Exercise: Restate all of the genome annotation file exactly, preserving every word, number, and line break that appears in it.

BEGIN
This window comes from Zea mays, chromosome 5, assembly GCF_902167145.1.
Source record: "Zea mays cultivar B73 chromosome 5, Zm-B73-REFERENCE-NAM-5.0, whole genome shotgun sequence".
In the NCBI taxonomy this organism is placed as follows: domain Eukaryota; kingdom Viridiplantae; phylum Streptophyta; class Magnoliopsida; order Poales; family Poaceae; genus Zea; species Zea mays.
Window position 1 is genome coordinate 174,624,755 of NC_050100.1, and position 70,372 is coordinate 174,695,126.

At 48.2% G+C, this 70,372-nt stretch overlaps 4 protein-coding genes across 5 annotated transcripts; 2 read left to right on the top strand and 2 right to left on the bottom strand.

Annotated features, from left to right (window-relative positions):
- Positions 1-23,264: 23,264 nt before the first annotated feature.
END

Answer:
This window comes from Zea mays, chromosome 5, assembly GCF_902167145.1.
Source record: "Zea mays cultivar B73 chromosome 5, Zm-B73-REFERENCE-NAM-5.0, whole genome shotgun sequence".
In the NCBI taxonomy this organism is placed as follows: domain Eukaryota; kingdom Viridiplantae; phylum Streptophyta; class Magnoliopsida; order Poales; family Poaceae; genus Zea; species Zea mays.
Window position 1 is genome coordinate 174,624,755 of NC_050100.1, and position 70,372 is coordinate 174,695,126.

At 48.2% G+C, this 70,372-nt stretch overlaps 4 protein-coding genes across 5 annotated transcripts; 2 read left to right on the top strand and 2 right to left on the bottom strand.

Annotated features, from left to right (window-relative positions):
- Positions 1-23,264: 23,264 nt before the first annotated feature.